Salsa BachataAmateur Cup
For the past 11 years, the Reno Latin Dance Fest has been a highlight for fans of the style. Now, for 2020, it has added a new angle.
The festival has always featured dance classes and workshops, showcases, parties and competitions for the pro dancers who attend. This year, though, there will be the Salsa Bachata Amateur Cup, in which dancers who don't regularly make a living from their art can earn part of a $5,000 prize pool. The new competition was formed as part of the festival's ongoing mission to create a welcoming environment to all types of Latin dancers.
“One of the things that's challenging in the dance world is to create opportunities for amateurs to have a stepping stone into more of a professional career, or just to get good feedback from the pros as a dancer,” said William “BB” Flanders, who co-produces and co-hosts the festival with Rikik “Kiki” Rutledge.
Flanders added that while there are often jazz and ballet competitions for amateurs, it's not common for Latin dance. The Amateur Cup features solo, couple and team divisions in Salsa and Bachata styles, and is coordinated by Jennifer Silvas, who has experience with jazz and ballet competitions.
In the couples division, there is a significant way this competition is different from others in the dance world. Flanders explained that in most competitions there are “leads” and “follows,” and they are along gender lines—as in men lead, women follow. Flanders said the Reno Latin Dance competition erases that distinction.
“We were like, ‘OK, we need to remove that. It's old school,” Flanders said. “It's been a big challenge for us to figure out how to redefine this and still keep some of the traditions alive. We don't want to blow it up entirely, so we came up with a compromise, which is there is no switching between lead and follow.”
It also means that same-sex couples can compete, something for which Flanders has already received positive feedback.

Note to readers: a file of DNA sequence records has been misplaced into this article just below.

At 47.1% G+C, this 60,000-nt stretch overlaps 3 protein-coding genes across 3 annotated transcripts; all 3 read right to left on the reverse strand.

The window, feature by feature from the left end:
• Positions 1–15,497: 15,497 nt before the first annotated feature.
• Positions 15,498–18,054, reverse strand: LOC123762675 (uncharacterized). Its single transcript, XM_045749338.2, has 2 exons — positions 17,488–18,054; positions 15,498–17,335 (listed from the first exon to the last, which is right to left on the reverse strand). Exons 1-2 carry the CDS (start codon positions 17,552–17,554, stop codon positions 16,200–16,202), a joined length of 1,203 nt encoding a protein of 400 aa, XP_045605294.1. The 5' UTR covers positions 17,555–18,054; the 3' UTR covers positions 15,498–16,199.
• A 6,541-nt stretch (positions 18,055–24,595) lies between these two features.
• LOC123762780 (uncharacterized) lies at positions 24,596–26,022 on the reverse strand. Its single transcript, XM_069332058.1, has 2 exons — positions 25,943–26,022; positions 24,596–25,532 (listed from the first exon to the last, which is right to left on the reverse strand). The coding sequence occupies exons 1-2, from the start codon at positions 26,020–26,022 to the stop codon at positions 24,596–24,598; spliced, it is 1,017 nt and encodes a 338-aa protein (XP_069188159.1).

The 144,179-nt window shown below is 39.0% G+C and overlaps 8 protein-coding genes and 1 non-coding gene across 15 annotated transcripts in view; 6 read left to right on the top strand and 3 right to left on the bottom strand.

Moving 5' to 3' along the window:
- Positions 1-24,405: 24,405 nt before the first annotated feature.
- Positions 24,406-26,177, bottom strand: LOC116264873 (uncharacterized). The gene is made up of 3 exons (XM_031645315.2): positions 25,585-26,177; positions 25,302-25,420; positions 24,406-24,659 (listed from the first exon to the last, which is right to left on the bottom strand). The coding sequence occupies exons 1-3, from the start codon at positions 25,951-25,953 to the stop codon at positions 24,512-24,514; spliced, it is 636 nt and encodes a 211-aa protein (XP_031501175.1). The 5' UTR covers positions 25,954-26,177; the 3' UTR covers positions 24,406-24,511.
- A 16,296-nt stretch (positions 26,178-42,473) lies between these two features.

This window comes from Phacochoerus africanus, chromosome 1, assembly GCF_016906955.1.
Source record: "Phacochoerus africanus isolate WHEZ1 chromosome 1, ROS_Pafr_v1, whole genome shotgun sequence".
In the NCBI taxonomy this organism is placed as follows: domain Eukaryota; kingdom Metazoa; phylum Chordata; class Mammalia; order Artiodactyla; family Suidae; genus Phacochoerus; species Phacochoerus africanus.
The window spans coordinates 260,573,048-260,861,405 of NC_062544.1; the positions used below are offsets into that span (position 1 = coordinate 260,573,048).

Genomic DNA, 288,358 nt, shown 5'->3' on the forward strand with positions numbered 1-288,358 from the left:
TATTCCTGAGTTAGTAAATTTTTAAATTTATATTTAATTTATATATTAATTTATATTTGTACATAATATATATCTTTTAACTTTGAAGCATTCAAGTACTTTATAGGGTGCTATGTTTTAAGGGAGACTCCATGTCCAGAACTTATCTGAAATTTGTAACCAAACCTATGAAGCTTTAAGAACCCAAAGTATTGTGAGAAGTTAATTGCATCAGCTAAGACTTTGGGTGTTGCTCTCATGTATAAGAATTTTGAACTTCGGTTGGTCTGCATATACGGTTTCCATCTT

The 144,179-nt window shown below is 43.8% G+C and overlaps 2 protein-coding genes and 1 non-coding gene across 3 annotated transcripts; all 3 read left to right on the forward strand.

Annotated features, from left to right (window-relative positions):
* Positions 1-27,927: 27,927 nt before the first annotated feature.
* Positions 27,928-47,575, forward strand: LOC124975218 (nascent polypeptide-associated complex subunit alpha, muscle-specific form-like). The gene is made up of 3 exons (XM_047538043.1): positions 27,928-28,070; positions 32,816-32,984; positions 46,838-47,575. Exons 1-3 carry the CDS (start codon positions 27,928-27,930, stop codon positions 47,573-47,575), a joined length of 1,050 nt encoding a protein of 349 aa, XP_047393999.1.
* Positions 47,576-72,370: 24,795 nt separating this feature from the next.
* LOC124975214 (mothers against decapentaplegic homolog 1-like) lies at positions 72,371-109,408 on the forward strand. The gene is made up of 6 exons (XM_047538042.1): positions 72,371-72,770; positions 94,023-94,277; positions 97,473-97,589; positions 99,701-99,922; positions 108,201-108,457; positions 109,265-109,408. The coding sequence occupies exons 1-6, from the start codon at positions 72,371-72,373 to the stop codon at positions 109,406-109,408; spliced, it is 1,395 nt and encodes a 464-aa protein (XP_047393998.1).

“We have people from the LGBTQ community that are very excited, because it's the first time they can compete on the same playing field,” he said. “In the past, you had to create a completely separate division for a female lead or male follow, which seems silly to me. We've basically got rid of the whole gender thing, and you are being judged solely on how you dance.”
For this first year, Flanders said that there are only a handful of amateurs from Reno-Tahoe competing, which is something that he expected for this first go-round.
“I have a feeling more people from here will jump on it next year,” he said. “The idea of competing in the Salsa and Bachata world is brand new, and there are a lot of fears involved in competing, so I think more people will just be watching this year to see how it goes.”
BB and Kiki not only run the festival, but also their own dance company and a long-running Latin dance night for all levels at the Peppermill's Edge club. Flanders said that Reno should be proud that its Latin dance scene is growing and that the Dance Fest is considered one of the top five in the U.S.
“When I started in Reno [14 years ago], there was just one other class and no place to go social dancing,” he said. “So, it's been very exciting for us to see the progress and to be able to hand the baton over to other instructors: ‘OK, now it's your turn to help keep this going.'”